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The Sunna (Arabic: السنة) or the Tradition consists in the words, the deeds, and the consents (taqrir) of the Infallibles (a). These words, deeds, and consents count as one of the four sources of Ijtihad (the deduction of Islamic laws in fiqh). In fact, they are the most important sources of fiqh after the Qur'an. There is consensus among all Muslims over the reliability of the Prophet (s)'s Sunna. However, Shiites believe in the reliability of the Sunna of the Twelve Imams (a) as well. And some Sunni Muslims believe in the reliability of the fallible Sahaba's Sunna. If an Infallible (a) does something, it is by itself evidence of the permissibility of that action. And if an Infallible (a) consents to an act, it also reveals the permissibility of that act, provided that the Infallible (a) was aware of that act and there was no reason for him not to express his idea about the act.
- 1 Notion and Lexicology
- 2 Sunna and Hadith
- 3 Sunna and Quran
- 4 Ways of Access
- 5 Reliablity
- 6 Types
- 7 Instances
- 8 References
Notion and Lexicology
Lexicologists have mentioned various meanings for the word "Sunna", including: continuity, persistence, favorable way, procedure and method.
In the Islamic terminologies, the term, "Sunna", refers to the words, deeds and consents of the Infallibles (a). Application of the term to the Prophet (s) is subject to a consensus by all Muslims. However, Shiite Muslims count the words, deeds and consents of the Infallible Imams (a) as instances of the Sunna. So according to Shiites, if the Prophet (s) and Infallible Imams (a) say or do something, or someone else does something of which they were aware and they endorse it or at least do not reject it as wrong, then all that counts as instances of the Sunna.
Sunna and Hadith
The Sunna and hadith are different, since the latter consists in statements that are expressive of words, deeds and consents of the Infallibles (a), but the former consists in those very words, deeds and consents. In other words, hadiths are just expressive of the Sunna, and should not be identified with it.
Sunna and Quran
- 53:3-4: "He the Prophet does not speak out of desire * Indeed it is not except a revelation which is revealed".
- 59:7: "take what the messenger assigns to you, and abstain from that which he withholds from you".
- 64:12: "Obey Allah and obey the messenger".
There can be three conceivable sorts of relationships between the laws of shar'ia that come from the Sunna and those coming from the Quran:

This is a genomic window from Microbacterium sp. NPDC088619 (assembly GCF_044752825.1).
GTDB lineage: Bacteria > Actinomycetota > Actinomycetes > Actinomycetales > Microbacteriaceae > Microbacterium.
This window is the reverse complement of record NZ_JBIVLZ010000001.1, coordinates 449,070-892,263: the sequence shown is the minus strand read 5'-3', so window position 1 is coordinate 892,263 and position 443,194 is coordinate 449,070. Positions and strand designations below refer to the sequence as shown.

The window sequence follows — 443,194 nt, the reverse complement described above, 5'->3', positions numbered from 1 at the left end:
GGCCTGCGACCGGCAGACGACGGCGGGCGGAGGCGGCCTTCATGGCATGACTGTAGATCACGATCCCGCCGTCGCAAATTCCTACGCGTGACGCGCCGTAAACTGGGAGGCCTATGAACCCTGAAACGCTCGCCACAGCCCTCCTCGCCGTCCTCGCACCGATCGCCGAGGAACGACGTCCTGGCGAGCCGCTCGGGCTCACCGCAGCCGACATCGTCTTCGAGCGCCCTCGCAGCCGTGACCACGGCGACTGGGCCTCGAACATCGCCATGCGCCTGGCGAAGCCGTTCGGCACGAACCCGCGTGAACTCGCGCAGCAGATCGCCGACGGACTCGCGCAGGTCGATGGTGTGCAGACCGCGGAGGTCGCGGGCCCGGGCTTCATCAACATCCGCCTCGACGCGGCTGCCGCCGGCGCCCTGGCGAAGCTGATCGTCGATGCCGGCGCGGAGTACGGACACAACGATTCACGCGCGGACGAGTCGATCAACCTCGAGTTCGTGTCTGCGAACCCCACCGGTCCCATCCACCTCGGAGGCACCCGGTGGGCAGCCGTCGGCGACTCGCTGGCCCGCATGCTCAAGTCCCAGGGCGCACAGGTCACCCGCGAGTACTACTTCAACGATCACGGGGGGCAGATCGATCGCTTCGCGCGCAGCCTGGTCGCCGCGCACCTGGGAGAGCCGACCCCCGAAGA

- The Sunna might confirm the laws in the Quran, such as hadiths according to which saying prayers, fasting, zakat and hajj are obligatory, and drinking wine and gambling are forbidden.
- The Sunna might elaborate the laws in the Quran, such as hadiths expressing the parts and conditions of prayers, fasting, and hajj.
- The Sunna might express laws of sharia that were not expressed in the Quran, such as the laws to the effect that a murderer cannot inherit from the victim, or that one cannot marry a woman and her niece, except with the permission of the aunt.
Apparent Contradiction Between the Sunna and the Quran
In some cases, there is an incompatibility between hadiths (which are expressive of the Sunna) and the apparent meanings of the Quran. This apparent incompatibility leads to one of two things:
- Specification of the Quran with the Sunna: if the Sunna is known by certainty, it can specify general Quranic statements, thereby elaborating the real intention behind the relevant verses. Moreover, if the Sunna is known via Khabar al-Wahid (a hadith by one or few narrators), then if we take khabar al-wahid to be reliable, it can also specify the general statements of the Quran.
- Abrogation (naskh) of the Quran with the Sunna: It is possible for the laws of the Quran to be abrogated and superseded by the Sunna.
Differences between the Quran and the Sunna
There are three differences between the Quran and the Sunna:
- Unlike the Sunna, the Quran is revealed by God as a miracle that presents a verbal challenge (tahadi) for its opponents,
- It is known by certainty that the Quran is revealed by God, but most hadiths expressive of the Sunna do not provide certainty about the Sunna, since it is probable that they may well be fake,